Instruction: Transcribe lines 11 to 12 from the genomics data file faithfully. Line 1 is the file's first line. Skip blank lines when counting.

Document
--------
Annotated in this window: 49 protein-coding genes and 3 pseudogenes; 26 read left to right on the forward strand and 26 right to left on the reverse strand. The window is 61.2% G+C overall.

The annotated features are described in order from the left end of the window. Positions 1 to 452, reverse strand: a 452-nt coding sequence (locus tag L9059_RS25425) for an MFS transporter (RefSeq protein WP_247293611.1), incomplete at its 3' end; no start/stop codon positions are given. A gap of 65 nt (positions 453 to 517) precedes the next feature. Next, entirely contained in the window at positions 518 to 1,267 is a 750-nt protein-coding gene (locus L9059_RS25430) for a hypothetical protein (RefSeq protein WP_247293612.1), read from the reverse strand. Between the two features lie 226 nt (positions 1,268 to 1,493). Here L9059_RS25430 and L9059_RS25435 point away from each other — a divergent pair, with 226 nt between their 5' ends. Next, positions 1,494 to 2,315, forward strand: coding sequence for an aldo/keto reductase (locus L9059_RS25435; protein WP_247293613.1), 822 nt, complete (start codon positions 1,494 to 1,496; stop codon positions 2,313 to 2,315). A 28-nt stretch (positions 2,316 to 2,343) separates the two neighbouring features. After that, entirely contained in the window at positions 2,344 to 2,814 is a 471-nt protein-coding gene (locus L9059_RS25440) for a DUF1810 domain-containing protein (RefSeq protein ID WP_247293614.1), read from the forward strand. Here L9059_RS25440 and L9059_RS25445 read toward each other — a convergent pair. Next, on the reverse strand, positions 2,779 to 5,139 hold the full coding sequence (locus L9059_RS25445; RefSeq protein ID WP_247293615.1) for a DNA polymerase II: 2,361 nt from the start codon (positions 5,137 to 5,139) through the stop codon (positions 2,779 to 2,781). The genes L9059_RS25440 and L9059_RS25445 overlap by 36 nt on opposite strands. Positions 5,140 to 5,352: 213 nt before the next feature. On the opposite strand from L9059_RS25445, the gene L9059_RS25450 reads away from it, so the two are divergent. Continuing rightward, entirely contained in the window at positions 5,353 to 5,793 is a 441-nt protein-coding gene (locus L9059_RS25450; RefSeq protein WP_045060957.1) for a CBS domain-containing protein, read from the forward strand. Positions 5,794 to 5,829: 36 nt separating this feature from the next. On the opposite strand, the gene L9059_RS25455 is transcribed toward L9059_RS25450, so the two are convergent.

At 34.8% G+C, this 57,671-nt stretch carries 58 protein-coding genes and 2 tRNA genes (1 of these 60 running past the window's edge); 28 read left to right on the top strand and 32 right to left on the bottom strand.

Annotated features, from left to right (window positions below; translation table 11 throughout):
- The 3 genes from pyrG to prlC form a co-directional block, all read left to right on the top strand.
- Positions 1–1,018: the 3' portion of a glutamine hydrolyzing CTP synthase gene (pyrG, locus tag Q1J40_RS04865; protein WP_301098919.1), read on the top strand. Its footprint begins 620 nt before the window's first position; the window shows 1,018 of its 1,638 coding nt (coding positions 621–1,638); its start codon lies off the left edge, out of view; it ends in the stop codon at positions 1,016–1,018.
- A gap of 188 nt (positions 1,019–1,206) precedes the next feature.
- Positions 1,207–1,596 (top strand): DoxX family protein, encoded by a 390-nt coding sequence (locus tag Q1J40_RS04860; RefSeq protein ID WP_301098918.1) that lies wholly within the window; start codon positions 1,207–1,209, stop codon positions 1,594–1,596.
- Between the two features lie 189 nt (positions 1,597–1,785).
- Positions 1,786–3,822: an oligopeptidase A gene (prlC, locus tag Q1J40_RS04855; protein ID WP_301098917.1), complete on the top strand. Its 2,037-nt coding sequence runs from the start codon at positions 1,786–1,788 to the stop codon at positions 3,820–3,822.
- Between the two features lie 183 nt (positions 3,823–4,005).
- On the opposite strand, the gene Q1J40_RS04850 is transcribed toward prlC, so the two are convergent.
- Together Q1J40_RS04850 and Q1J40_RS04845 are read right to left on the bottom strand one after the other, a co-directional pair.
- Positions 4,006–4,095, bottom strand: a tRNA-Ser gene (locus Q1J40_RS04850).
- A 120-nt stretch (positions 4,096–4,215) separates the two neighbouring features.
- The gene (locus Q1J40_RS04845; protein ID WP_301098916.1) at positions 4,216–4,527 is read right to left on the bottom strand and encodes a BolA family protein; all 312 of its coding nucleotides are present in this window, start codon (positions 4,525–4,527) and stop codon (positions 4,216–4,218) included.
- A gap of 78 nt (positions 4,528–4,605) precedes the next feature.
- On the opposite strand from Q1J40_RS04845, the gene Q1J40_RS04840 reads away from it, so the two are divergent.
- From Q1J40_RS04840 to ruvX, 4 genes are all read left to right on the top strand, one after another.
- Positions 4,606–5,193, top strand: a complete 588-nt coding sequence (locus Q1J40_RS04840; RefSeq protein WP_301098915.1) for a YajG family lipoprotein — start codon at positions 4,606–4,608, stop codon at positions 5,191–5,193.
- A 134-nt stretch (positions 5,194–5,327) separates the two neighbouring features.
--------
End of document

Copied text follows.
- Between the two features lie 183 nt (positions 3,823–4,005).
- On the opposite strand, the gene Q1J40_RS04850 is transcribed toward prlC, so the two are convergent.